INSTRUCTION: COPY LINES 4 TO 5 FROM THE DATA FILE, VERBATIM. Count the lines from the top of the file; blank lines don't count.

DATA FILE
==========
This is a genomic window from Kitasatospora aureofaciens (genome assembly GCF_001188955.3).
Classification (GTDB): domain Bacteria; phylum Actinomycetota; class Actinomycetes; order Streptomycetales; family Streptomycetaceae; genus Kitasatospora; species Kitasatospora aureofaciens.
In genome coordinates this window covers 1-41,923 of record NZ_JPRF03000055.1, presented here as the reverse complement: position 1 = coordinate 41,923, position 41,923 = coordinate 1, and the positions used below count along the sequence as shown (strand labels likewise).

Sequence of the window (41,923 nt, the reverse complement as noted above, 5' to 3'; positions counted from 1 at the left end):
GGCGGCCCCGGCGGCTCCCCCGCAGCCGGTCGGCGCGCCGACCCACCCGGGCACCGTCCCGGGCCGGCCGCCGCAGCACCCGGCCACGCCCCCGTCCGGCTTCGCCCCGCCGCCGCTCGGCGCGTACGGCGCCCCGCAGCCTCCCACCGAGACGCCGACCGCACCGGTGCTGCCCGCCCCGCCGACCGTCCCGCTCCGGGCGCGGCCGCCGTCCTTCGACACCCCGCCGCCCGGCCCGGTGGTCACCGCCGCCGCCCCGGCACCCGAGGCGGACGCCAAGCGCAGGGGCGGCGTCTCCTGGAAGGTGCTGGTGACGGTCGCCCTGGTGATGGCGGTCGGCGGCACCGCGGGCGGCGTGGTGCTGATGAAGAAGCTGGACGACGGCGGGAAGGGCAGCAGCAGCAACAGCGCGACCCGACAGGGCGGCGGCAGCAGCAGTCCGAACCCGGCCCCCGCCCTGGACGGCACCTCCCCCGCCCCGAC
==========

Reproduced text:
Sequence of the window (41,923 nt, the reverse complement as noted above, 5' to 3'; positions counted from 1 at the left end):
GGCGGCCCCGGCGGCTCCCCCGCAGCCGGTCGGCGCGCCGACCCACCCGGGCACCGTCCCGGGCCGGCCGCCGCAGCACCCGGCCACGCCCCCGTCCGGCTTCGCCCCGCCGCCGCTCGGCGCGTACGGCGCCCCGCAGCCTCCCACCGAGACGCCGACCGCACCGGTGCTGCCCGCCCCGCCGACCGTCCCGCTCCGGGCGCGGCCGCCGTCCTTCGACACCCCGCCGCCCGGCCCGGTGGTCACCGCCGCCGCCCCGGCACCCGAGGCGGACGCCAAGCGCAGGGGCGGCGTCTCCTGGAAGGTGCTGGTGACGGTCGCCCTGGTGATGGCGGTCGGCGGCACCGCGGGCGGCGTGGTGCTGATGAAGAAGCTGGACGACGGCGGGAAGGGCAGCAGCAGCAACAGCGCGACCCGACAGGGCGGCGGCAGCAGCAGTCCGAACCCGGCCCCCGCCCTGGACGGCACCTCCCCCGCCCCGAC